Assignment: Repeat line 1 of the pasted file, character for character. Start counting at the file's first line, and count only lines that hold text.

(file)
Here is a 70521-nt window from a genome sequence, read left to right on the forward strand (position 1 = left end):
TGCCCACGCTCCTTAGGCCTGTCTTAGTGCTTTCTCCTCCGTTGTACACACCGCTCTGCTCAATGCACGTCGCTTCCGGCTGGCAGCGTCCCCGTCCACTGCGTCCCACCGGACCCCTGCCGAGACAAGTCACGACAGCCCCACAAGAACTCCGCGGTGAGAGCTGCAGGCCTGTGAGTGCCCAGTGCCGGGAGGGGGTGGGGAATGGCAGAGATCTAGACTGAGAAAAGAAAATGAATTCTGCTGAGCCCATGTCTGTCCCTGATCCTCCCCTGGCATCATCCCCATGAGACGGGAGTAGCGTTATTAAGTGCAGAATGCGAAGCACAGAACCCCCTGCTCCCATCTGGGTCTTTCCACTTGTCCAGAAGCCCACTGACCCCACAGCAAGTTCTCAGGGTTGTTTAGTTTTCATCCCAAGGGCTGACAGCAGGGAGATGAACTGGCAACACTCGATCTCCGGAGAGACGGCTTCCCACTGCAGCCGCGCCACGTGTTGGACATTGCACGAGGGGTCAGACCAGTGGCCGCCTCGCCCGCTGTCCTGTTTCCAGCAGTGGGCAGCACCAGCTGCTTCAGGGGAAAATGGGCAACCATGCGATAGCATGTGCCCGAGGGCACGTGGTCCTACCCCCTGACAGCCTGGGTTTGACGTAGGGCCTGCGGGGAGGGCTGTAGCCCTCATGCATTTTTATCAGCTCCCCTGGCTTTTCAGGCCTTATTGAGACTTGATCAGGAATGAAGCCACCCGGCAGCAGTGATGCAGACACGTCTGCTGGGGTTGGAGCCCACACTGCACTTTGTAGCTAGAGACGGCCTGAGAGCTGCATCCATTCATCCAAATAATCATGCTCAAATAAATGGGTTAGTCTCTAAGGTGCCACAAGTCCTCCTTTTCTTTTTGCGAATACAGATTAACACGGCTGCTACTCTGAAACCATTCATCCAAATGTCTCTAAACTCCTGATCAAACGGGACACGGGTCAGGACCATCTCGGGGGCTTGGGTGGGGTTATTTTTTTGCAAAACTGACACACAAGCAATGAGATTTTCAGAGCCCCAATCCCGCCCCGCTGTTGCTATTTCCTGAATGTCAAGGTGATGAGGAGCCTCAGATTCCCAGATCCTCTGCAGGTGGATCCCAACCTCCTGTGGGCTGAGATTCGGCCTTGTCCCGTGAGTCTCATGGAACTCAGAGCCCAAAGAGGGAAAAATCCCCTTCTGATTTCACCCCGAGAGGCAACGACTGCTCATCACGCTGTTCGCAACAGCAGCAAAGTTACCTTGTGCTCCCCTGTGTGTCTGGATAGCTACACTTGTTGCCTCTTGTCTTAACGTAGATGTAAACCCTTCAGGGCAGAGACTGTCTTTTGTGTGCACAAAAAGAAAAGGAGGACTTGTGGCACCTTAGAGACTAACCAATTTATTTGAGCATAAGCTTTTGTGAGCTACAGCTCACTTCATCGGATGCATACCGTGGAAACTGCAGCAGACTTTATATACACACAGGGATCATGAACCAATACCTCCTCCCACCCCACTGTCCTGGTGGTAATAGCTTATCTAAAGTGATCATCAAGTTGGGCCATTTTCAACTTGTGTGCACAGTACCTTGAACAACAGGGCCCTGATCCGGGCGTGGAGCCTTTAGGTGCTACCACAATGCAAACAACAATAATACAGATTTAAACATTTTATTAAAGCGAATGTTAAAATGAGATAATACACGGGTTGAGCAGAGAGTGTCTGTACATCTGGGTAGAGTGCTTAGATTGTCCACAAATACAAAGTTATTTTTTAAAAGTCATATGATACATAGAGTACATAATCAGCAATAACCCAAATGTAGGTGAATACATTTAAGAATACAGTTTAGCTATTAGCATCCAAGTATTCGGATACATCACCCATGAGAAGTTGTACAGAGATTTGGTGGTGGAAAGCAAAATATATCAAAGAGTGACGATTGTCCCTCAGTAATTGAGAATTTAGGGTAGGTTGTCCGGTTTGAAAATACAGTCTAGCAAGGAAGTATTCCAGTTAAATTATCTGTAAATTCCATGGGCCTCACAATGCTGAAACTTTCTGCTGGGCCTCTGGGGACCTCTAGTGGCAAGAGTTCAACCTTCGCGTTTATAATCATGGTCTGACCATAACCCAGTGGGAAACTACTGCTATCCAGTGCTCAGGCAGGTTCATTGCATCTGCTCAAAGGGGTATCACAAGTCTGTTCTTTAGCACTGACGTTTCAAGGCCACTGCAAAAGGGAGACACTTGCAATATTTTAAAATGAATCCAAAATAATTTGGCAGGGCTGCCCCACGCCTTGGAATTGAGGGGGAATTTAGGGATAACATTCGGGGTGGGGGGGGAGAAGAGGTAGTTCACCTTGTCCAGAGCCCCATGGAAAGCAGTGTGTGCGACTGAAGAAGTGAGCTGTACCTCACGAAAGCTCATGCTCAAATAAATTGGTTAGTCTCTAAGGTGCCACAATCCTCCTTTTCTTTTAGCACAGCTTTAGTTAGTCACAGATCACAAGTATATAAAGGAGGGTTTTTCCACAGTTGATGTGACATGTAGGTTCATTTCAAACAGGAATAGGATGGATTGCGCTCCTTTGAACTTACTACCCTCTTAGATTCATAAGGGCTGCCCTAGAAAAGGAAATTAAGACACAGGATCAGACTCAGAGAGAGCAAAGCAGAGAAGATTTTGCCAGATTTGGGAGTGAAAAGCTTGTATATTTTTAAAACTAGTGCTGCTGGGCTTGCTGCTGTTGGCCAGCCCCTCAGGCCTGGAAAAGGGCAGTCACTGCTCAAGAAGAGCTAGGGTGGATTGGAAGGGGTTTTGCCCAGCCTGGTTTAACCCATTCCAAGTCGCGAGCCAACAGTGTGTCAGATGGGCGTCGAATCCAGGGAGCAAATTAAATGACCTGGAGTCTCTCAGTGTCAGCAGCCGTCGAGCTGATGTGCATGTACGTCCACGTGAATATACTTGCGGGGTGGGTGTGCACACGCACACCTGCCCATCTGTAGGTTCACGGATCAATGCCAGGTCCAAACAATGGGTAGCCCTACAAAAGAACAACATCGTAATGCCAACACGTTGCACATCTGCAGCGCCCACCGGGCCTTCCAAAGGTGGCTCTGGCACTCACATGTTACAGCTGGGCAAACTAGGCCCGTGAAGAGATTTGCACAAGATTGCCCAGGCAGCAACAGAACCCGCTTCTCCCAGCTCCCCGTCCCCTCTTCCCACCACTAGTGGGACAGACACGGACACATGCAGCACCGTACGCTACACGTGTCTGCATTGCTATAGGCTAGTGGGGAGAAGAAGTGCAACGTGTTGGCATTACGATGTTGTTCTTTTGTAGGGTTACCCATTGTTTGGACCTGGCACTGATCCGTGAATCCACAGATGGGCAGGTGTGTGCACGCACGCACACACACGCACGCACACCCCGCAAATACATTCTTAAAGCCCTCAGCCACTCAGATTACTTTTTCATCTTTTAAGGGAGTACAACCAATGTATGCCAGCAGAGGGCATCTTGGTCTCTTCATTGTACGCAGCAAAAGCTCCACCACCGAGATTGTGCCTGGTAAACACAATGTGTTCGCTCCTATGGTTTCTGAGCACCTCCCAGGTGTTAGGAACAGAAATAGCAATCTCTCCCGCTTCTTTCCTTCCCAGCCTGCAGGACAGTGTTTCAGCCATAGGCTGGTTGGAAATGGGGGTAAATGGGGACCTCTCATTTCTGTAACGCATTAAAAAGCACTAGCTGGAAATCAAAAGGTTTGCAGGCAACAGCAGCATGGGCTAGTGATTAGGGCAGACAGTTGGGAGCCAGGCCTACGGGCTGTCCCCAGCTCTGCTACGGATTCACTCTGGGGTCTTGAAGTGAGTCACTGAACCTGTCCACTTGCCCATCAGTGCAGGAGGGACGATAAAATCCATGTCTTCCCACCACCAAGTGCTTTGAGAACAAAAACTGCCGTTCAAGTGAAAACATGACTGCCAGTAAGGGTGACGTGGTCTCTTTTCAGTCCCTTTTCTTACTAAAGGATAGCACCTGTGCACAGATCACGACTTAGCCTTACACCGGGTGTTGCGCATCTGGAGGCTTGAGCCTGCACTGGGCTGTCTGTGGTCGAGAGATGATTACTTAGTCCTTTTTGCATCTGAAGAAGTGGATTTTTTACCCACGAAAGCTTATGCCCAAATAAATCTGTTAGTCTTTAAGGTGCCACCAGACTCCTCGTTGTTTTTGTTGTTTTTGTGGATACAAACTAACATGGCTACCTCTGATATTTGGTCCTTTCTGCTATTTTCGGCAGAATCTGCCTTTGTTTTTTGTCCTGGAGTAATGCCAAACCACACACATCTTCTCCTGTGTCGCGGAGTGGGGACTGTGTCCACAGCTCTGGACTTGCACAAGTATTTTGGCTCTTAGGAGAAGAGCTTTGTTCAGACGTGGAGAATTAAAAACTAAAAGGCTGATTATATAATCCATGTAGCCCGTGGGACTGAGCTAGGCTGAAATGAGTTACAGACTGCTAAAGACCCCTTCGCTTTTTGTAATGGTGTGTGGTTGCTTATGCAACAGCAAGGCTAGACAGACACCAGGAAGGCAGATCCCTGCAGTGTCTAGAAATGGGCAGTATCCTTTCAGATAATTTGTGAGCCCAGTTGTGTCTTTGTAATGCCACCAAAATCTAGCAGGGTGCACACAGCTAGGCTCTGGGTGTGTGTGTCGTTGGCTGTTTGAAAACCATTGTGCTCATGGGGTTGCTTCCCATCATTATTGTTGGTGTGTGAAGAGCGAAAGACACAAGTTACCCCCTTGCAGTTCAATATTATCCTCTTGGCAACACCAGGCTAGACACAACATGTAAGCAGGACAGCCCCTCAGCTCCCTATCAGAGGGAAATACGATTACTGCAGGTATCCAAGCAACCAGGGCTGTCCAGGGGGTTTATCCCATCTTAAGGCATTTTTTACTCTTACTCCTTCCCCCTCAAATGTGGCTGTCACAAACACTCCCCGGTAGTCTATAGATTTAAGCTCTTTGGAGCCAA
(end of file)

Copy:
Here is a 70521-nt window from a genome sequence, read left to right on the forward strand (position 1 = left end):